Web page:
Tomorrow is the final opportunity to view the revealing and actually quite shocking images captured when a group of north eastern artists visited the site of the Chernobyl nuclear disaster 30 years on. The visit to Chernobyl by a group of northern artists and designers proved to be an inspirational experience, leading to an exhibition of their works at House of Blah Blah in Middlesbrough.
Last year a group of 14 artists – calling themselves the 26:86 Collective – visited the site of the world’s biggest nuclear disaster in the year of its 30th anniversary and documented the visit with film, photos and interviews.
This was a disaster that sent shock waves, quite literally around Europe and the globe. With nuclear fall out as close to our homes as Cumbria it certainly made us only too well aware of the fragility of our globe’s ecosystems and our shared atmosphere.
The debates about nuclear power have raged ever since but exactly what has happened over in the disaster zone itself in Ukraine? The group of artists have reported back and through this exhibition we can see a nuclear plant and city frozen in time. It is a 20th century Soviet Pompeii in many senses that we see.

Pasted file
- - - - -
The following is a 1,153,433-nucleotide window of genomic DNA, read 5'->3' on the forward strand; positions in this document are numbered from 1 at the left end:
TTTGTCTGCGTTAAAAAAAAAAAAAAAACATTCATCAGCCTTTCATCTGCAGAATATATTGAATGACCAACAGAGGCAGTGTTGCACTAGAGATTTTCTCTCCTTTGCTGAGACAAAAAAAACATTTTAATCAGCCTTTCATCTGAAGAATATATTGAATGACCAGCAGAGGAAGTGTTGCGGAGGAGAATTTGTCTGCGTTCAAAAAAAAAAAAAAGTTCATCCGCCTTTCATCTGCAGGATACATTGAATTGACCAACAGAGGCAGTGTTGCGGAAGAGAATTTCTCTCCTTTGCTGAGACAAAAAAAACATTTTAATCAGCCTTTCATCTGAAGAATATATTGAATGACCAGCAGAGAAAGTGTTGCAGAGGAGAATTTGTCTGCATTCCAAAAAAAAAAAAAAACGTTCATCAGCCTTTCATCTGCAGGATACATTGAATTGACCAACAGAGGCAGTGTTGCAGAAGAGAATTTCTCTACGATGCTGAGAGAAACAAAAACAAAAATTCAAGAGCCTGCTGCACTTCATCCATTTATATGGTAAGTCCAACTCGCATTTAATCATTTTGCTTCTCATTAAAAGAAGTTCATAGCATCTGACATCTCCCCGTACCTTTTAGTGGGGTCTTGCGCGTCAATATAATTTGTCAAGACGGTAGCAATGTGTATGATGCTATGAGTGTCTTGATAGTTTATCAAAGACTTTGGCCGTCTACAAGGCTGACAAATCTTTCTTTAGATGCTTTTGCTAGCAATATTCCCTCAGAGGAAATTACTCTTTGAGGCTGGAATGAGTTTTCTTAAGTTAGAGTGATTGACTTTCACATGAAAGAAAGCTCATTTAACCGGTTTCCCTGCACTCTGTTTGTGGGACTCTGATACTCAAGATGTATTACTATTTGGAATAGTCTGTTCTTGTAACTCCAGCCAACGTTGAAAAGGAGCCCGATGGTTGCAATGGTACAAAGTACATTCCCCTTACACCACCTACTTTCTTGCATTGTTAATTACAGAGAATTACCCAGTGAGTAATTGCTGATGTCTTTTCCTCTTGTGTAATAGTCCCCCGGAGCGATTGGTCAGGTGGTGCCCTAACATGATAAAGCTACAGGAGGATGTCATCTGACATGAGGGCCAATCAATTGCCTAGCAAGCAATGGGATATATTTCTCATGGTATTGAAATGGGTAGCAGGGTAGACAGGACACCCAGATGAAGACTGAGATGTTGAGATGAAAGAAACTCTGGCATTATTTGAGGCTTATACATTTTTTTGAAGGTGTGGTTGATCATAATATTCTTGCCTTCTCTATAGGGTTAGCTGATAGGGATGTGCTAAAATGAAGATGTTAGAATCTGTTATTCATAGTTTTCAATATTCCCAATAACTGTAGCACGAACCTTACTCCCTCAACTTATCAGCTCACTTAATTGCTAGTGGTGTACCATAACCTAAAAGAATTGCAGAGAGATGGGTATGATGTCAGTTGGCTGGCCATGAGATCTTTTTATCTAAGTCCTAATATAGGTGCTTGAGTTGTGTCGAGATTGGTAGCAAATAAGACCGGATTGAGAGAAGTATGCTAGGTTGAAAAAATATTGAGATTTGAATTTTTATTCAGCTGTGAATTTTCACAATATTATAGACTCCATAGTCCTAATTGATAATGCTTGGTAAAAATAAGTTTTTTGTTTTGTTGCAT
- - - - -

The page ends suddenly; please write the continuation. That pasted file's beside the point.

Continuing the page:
The multi-disciplined body of work – including photography, installations and graphic design work is a touring exhibition of ’30 Years On – Chernobyl Exposed’ for 26:86 Collective. It closes in House of Blah Blah at the end of tomorrow’s session.
The exhibition is a personal response of each artist to the trip to Pripyat and Chernobyl in the Ukraine, and the research project and exhibitions will help raise awareness of the issues around nuclear energy.
Named after the day and year of the Chernobyl disaster, 26:86 Collective is made up of established and emerging artists and designers across the fields of illustrative and fine art, textiles, graphic design and photography.
To take two of the artists, Niall Kitching has created a series of striking soviet style propaganda banners. Niall says that in the abandoned city of Pripyat that the skyline is dominated by the message, “Let the Atom be a Worker, Not a Soldier.” Ironically it is said that there was a factory here making components for nuclear weapons from Chernobyl bi-products. Niall uses soviet style propaganda in his banner art to look at the secret and hidden meanings behind the words.
Teesside artist and Cleveland College of Art lecturer Alyson Agar’s Ukranian Smile photo exhibition explores the capital city of Kiev through psychogeography wandering. Alyson documents green spaces and records accidental, or transient sculptural vistas in the townscape.
Claire Baker looks at the effects of time and abandonment of the evacuated homes but she also says Don’t Let History Repeat Itself as she shows with the destructive effects on material goods and building fabric from just ONE moment in time. And a moment that is 30 years ago!
The exhibition seems even more poignant for its surroundings in the warehouse like House of Blah Blah. When I was there they were playing Joy Division and Velvet Underground so it did seem like we stepping inside a Cold War scenario.
Open 10-4pm tomorrow. House of Blah Blah, Exchange House, Exchange Square, Middlesbrough TS1 1DB
(Next to Teesside Archives and almost under the A66 fly over in the former GPO building.